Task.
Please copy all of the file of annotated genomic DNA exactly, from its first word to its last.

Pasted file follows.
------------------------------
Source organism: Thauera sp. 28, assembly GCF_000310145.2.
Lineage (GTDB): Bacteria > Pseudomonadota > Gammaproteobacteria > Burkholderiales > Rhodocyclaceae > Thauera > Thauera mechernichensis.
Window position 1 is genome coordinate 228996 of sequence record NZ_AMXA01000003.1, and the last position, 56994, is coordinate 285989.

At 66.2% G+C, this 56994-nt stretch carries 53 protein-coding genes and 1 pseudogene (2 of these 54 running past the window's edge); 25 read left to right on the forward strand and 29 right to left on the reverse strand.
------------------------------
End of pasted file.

Source organism: Thauera sp. 28, assembly GCF_000310145.2.
Lineage (GTDB): Bacteria > Pseudomonadota > Gammaproteobacteria > Burkholderiales > Rhodocyclaceae > Thauera > Thauera mechernichensis.
Window position 1 is genome coordinate 228996 of sequence record NZ_AMXA01000003.1, and the last position, 56994, is coordinate 285989.

At 66.2% G+C, this 56994-nt stretch carries 53 protein-coding genes and 1 pseudogene (2 of these 54 running past the window's edge); 25 read left to right on the forward strand and 29 right to left on the reverse strand.